Stages B1 and B2 furthermore include switching means constituted by switches S11a to S14a and S11b to S14b, and S21a to S24a and S21b to S24b respectively, each switch being coupled between one of two inputs of the respective stages and the junction points of the resistors thereof, as shown in FIG. 1. The switching means of stage B1 furthermore includes a so-called double pole double throw switch S0 via which a reference voltage 0, Vref can be applied to the input of stage B1, either normally or reversely poled. All the above switches are in fact constituted by MOSFETs, which are neither shown nor described in detail since they are well known in the art.
Each stage furthermore includes comparators comparing the above analog input voltage Vin which is to be converted to the digital signal Dout, to voltages occurring at the junction points of the resistors of the different stages.
Stage B1 includes comparators C10a to C13a and C10b to C13b; stage B2 includes comparators C21a to C23a and C21b to C23b; and stage B3 includes comparators C31 to C33, all comparators being connected as shown in FIG. 1.
It is to be noted that three of the comparators of stage B1 and three of the comparators of stage B2 are superfluous, as will be explained later, and that two other comparators of stage B1 merely serve to indicate underflow and overflow, respectively, of the analog voltage Vin with respect to the reference voltage Vref, as will also be explained later.
The outputs of the comparators of each stage are applied to a string of logic EXOR gates also included in each stage and which translate the comparator outputs into a four level output, as will be explained later. The outputs of the comparators of stage B1 are applied to EXORs E10a to E13a and E10b to E13b, those of stage B2 to EXORs E20a to E23a and E20b to E23b, and those of stage B3 to EXOR's E30 to E33. All the EXORs are connected as shown in FIG. 1. Again part of the EXORs of stages B1 and B2 are superfluous as will be explained later. It is also noted that EXOR inputs which on FIG. 1 are connected to outputs of comparators which are not provided since they are superfluous or since underflow or overflow control is not a wanted feature, are then connected to a fixed voltage as will be explained later.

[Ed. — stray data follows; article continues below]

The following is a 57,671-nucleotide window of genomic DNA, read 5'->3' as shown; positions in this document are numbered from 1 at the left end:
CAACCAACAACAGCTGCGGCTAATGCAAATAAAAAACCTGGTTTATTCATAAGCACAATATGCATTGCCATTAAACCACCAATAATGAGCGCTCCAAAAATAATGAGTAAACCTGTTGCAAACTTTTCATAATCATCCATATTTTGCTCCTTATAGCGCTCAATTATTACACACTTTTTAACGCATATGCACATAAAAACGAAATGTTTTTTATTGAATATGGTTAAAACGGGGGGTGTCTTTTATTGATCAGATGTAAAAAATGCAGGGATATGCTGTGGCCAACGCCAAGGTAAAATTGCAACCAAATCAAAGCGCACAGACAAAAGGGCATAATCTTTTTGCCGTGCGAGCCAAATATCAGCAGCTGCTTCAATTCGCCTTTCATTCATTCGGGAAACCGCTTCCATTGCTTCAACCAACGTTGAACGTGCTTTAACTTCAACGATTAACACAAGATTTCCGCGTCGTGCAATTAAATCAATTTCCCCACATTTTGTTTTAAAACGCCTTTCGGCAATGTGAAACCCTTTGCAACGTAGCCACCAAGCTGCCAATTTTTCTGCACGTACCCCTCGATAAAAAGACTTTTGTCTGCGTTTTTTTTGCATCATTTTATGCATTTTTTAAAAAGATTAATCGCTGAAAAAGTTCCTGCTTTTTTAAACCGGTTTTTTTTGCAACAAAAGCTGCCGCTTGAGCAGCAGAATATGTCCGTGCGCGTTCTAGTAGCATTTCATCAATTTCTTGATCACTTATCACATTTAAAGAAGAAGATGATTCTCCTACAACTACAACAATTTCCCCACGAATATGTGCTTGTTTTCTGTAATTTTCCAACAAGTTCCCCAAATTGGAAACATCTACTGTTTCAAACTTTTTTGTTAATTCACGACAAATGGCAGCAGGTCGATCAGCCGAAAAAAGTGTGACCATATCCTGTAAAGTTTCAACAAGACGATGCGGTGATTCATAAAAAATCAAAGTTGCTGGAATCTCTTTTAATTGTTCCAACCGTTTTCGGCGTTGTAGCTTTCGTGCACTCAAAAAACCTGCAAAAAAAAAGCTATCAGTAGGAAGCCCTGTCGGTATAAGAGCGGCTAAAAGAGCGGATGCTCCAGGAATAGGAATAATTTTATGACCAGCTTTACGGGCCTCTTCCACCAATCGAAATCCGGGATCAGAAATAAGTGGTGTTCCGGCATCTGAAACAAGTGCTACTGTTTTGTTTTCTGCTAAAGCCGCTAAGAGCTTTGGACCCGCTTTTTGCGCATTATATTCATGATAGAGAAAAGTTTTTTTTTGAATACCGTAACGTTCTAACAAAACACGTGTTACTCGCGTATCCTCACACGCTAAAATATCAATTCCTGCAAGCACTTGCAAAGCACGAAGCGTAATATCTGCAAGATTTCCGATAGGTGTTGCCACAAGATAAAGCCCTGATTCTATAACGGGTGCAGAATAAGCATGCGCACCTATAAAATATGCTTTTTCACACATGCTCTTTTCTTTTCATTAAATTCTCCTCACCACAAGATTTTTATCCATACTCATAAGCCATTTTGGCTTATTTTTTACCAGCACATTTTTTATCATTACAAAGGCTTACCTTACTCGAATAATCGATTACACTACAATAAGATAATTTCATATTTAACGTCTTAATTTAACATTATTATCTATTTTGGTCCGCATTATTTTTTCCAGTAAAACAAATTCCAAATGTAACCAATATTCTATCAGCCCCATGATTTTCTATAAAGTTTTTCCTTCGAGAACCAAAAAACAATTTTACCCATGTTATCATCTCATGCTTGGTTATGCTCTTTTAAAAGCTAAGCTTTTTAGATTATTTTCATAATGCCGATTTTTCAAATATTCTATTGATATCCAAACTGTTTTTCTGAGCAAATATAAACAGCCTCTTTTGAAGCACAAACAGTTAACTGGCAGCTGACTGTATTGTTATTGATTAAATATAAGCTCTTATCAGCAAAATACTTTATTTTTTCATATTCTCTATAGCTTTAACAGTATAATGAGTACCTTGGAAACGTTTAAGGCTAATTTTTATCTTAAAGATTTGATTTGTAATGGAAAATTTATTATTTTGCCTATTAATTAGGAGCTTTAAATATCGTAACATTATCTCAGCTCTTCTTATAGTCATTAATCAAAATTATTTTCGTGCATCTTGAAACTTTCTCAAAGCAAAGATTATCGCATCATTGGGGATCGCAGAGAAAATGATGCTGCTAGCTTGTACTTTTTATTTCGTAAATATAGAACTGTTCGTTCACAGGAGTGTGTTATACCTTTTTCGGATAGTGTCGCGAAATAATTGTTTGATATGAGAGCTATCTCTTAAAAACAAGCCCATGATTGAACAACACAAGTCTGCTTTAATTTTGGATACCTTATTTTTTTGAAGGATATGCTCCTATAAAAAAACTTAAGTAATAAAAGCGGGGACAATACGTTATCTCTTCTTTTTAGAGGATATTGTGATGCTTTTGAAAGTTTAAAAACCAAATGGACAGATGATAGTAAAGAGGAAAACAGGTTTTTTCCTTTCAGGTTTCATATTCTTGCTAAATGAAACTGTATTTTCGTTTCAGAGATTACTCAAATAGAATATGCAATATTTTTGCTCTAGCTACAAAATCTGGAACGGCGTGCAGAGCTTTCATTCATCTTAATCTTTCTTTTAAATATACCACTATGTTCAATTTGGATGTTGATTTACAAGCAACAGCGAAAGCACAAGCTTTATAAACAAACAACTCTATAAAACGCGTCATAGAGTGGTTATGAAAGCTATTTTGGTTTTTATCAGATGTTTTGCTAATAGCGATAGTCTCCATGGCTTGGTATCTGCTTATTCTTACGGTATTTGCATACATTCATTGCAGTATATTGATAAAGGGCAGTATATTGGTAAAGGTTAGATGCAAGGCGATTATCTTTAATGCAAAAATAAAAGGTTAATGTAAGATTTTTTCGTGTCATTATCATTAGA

The outputs of the EXORs of each stage are applied to buffers, the outputs of the buffers of B1 and B2 controlling the switches of the same stage.
The outputs of the buffers are furthermore applied to an encoder ENC, including the cascade connection of a delay circuit DEL and a digital-to-digital converter circuit BIT. The outputs of the buffers of stage B1 are delayed over two periods, whilst those of B2 are delayed over one period, the delay period corresponding with the delay between applying a voltage to the input of a stage and obtaining the corresponding buffer outputs for controlling the switches of the next stage. The delayed and not delayed buffer outputs are then converted by the digital-to-digital converter BIT, which is e.g. a triple four level to two bit decoder, so obtaining the digital signal Dout.
FIG. 2 shows an alternative embodiment of the switching means included in stage B1 and shown in FIG. 1a and b. This embodiment includes MOSFET switches S11a' to S14a', S11a" to S14a", S11b' to S14b', S11b" to S14b" which are each coupled between one of the two inputs of stage B1 and the junction points of the resistors thereof as shown in FIG. 2, In this way the reference voltage 0, Vref can be applied to the resistor network with normal or reversed polarity but via only two switches in series, e.g. S11a' and S11b' or S11a" and S11b" for reversed polarity, instead of four in the case of FIG. 1 (e.g, S11a, S11b and two switches of S0).
This is advantageous since it reduces the parasitic switch resistance, thereby introducing lower gain and offset errors and increasing the converter accuracy.